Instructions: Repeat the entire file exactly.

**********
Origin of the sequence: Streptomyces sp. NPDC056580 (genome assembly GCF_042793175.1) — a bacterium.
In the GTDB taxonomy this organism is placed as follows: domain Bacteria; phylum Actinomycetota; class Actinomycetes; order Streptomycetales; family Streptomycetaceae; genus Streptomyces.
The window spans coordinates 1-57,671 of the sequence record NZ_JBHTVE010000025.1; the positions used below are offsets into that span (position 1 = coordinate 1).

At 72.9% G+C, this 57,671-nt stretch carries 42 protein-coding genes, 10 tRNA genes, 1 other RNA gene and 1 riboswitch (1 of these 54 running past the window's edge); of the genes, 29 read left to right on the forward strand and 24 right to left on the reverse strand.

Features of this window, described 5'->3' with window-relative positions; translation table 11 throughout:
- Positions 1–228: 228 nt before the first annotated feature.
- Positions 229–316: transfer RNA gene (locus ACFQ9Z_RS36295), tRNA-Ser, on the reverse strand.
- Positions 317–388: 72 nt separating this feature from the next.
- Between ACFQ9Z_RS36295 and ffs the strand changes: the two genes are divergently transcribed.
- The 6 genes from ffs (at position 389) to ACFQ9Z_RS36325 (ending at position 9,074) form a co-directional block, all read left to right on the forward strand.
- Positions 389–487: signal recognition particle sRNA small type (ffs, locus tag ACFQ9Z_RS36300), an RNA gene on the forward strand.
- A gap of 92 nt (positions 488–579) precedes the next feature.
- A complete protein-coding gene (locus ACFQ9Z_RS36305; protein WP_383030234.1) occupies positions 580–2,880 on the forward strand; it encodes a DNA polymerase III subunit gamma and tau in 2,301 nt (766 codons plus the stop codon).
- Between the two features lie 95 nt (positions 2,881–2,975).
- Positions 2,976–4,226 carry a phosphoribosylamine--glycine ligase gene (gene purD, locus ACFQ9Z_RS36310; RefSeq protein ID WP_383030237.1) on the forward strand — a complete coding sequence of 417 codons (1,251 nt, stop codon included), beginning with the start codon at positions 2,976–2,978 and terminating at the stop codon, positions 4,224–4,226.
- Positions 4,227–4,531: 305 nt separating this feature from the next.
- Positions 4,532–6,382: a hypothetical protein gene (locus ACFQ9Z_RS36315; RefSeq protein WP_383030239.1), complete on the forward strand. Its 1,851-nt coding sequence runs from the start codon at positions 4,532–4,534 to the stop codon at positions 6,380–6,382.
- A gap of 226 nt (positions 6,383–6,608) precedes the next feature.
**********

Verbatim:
Origin of the sequence: Streptomyces sp. NPDC056580 (genome assembly GCF_042793175.1) — a bacterium.
In the GTDB taxonomy this organism is placed as follows: domain Bacteria; phylum Actinomycetota; class Actinomycetes; order Streptomycetales; family Streptomycetaceae; genus Streptomyces.
The window spans coordinates 1-57,671 of the sequence record NZ_JBHTVE010000025.1; the positions used below are offsets into that span (position 1 = coordinate 1).

At 72.9% G+C, this 57,671-nt stretch carries 42 protein-coding genes, 10 tRNA genes, 1 other RNA gene and 1 riboswitch (1 of these 54 running past the window's edge); of the genes, 29 read left to right on the forward strand and 24 right to left on the reverse strand.

Features of this window, described 5'->3' with window-relative positions; translation table 11 throughout:
- Positions 1–228: 228 nt before the first annotated feature.
- Positions 229–316: transfer RNA gene (locus ACFQ9Z_RS36295), tRNA-Ser, on the reverse strand.
- Positions 317–388: 72 nt separating this feature from the next.
- Between ACFQ9Z_RS36295 and ffs the strand changes: the two genes are divergently transcribed.
- The 6 genes from ffs (at position 389) to ACFQ9Z_RS36325 (ending at position 9,074) form a co-directional block, all read left to right on the forward strand.
- Positions 389–487: signal recognition particle sRNA small type (ffs, locus tag ACFQ9Z_RS36300), an RNA gene on the forward strand.
- A gap of 92 nt (positions 488–579) precedes the next feature.
- A complete protein-coding gene (locus ACFQ9Z_RS36305; protein WP_383030234.1) occupies positions 580–2,880 on the forward strand; it encodes a DNA polymerase III subunit gamma and tau in 2,301 nt (766 codons plus the stop codon).
- Between the two features lie 95 nt (positions 2,881–2,975).
- Positions 2,976–4,226 carry a phosphoribosylamine--glycine ligase gene (gene purD, locus ACFQ9Z_RS36310; RefSeq protein ID WP_383030237.1) on the forward strand — a complete coding sequence of 417 codons (1,251 nt, stop codon included), beginning with the start codon at positions 2,976–2,978 and terminating at the stop codon, positions 4,224–4,226.
- Positions 4,227–4,531: 305 nt separating this feature from the next.
- Positions 4,532–6,382: a hypothetical protein gene (locus ACFQ9Z_RS36315; RefSeq protein WP_383030239.1), complete on the forward strand. Its 1,851-nt coding sequence runs from the start codon at positions 4,532–4,534 to the stop codon at positions 6,380–6,382.
- A gap of 226 nt (positions 6,383–6,608) precedes the next feature.